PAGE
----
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Let $A$, $B$ and $C$ be events in the same probability space. Does $$\begin{align} \mathbb P(A\,|\,B\cup C) \ge \mathbb P(A\,|\,B) \end{align}$$ hold?

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Expanding on @CloseToC's answer, consider the case when $C=B^c$. Then, you are asking whether it is always true that $P(A\mid\Omega) = P(A) \geq P(A\mid B)$ and the answer is clearly No. The conditional probability of $A$ given $B$ can be smaller, larger, or the same as the unconditional probability of $A$. Simple examples of all three cases are easy to find. – Dilip Sarwate May 19 '14 at 13:32
A related question, where the answer is yes. Does the information content always increase?… – Patrick May 20 '14 at 20:47
up vote 1 down vote accepted

Assume $P(B)>0$ to avoid division by zero in the argument below.

Because $B \subseteq B\cup C$, we see that \begin{equation}P(A\cap B)\leq P(A\cap (B\cup C))\,.\end{equation} On the other hand, $$P(A\cap B)=P(B)P(A\,|\,B)$$ $$P(A\cap (B\cup C))=P(B\cup C)P(A\,|\,(B\cup C))\,,$$ so that $$P(B)P(A\,|\,B)\leq P(B\cup C)P(A\,|\,(B\cup C))$$ or equivalently $$P(A\,|\,B)\leq\frac{P(B\cup C)}{P(B)}P(A\,|\,(B\cup C))\,.$$ In general, the fraction on the right hand side can be any number which is at least one, which shows that everything is possible in the general case, as others have remarked. Only in case $P(B\cup C)=P(B)$ do we get that $P(A\,|\,B)\leq P(A\,|\,(B\cup C))\,.$

Edit: Do see @whuber's reminder below regarding the fact that $P(B)>0$ is a real restriction.

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In your final conclusion please do not forget you had to assume $\Pr(B)\ne 0$. That assumption (which rules out many practical and interesting cases) was essential; the conclusion is false otherwise. – whuber May 20 '14 at 20:49
Thanks, I added an edit to emphasize this important fact. – binkyhorse May 20 '14 at 21:03

It doesn't. Let $X$ be the outcome of a die roll.

$P(X=2|X \text{ is even})=\frac{1}{3}$

$P(X=2|X \text{ is even or odd})=\frac{1}{6}$

However, this isn't a case of gaining more information. I'm fairly certain $H(X|B)\leq H(X|B \cup C)$ where $H$ denotes Shannon information (a measure of information/uncertainty).

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The answer to your question in the title is yes. More information can cause the probability to lessen.

The statement in the post is not valid, but is satisfieable.

In general; $$ \mathbb P(A\,|\,B\cap C) > \mathbb P(A\,|\,B) \iff P(A\cap B\,|\,C)>P(A\cap B)\\ \mathbb P(A\,|\,B\cap C) = \mathbb P(A\,|\,B) \iff P(A\cap B\,|\,C)=P(A\cap B)\\ \mathbb P(A\,|\,B\cap C) < \mathbb P(A\,|\,B) \iff P(A\cap B\,|\,C)<P(A\cap B) $$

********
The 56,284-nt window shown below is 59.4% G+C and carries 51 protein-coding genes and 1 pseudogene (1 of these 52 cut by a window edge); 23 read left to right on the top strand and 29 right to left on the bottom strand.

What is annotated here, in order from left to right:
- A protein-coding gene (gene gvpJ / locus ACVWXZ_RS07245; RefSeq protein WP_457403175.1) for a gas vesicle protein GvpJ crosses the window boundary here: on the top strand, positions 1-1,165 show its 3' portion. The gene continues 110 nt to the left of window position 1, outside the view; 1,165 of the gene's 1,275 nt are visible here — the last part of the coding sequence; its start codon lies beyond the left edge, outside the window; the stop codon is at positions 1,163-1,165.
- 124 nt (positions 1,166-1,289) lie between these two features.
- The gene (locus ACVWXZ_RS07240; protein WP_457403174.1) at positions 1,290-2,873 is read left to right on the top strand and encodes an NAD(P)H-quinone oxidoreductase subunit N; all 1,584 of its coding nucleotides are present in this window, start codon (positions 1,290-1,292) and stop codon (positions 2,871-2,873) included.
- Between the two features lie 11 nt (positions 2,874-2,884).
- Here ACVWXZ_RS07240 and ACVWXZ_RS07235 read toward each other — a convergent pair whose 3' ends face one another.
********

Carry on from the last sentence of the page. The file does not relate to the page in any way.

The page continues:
For a concrete example consider a deck of card with all heart suits values less than 10 removed. If B is "a card is drawn" and A is "An Ace is drawn" how will the probability of A behaive if you are given the information that a heart is drawn? Or if you get the information that a heart is not drawn?

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Let me recursively use Bayes theorem for this:

$$\begin{align}P(A|B \cup C)&=\frac{P(B\cup C|A)P(A)}{P(B\cup C)}\\ &=\frac{P(A|B)P(B)}{P(B\cup C)}+\frac{P(C|A)P(A)}{P(B\cup C)}\end{align}$$

But we know that $P(B)\leq P(B \cup C)$ and equality only when $C=\emptyset$. So if $C$ is empty or a set with probability measure $0$ then we can always make the statement $P(A|B \cup C)\geq P(A|B)$. Otherwise it is difficult to compare.

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The basis for the second equality is unclear. I don't believe it is valid because when $A=B=C$ are the entire set it asserts $1=1+1$, which obviously is false. – whuber May 19 '14 at 15:08
@whuber I believe that the intersection of B and C would have to be empty for the above to hold - otherwise you need to account for the fact that occurrences in the intersection are double counted (which, in the limit of complete sets, leads to your 1=1+1 result which is fine in Boolean algebra but not so hot anywhere else...) – Floris May 19 '14 at 16:11
@Floris Thanks for the effort, but I'm still baffled. What about when $B$ is empty and $A=C$ is the entire set? Although $B$ and $C$ have empty intersection, the assertion becomes $1=0$. Even the rules of Boolean algebra won't support that! – whuber May 19 '14 at 16:28
@whuber - you are right, there is definitely a problem with that second step. The second term should be $$\frac{P(C|A)P(A)}{P(B \cup C)}$$ or $$\frac{P(A|C)P(C)}{P(B \cup C)}$$ I think... – Floris May 19 '14 at 16:43
@Floris Quite possibly. Regardless, it's hard to see how the conclusion holds up. As a (plain vanilla) counterexample, consider a jointly Normal distribution on the $x,y$ plane with unit variances and correlation $1/2$. Letting $A$ be the upper half plane $\{(x,y)\ |\ y\ge 0\}$, $B=\{0,y\}$ (the $y$ axis), and $C=\{1,y\}$ (a vertical line) yields $\Pr(A|B)=1/2$ but $\Pr(A|B\cup C)\lt 1/2$ even though $\Pr(C)=0$. – whuber May 19 '14 at 19:14

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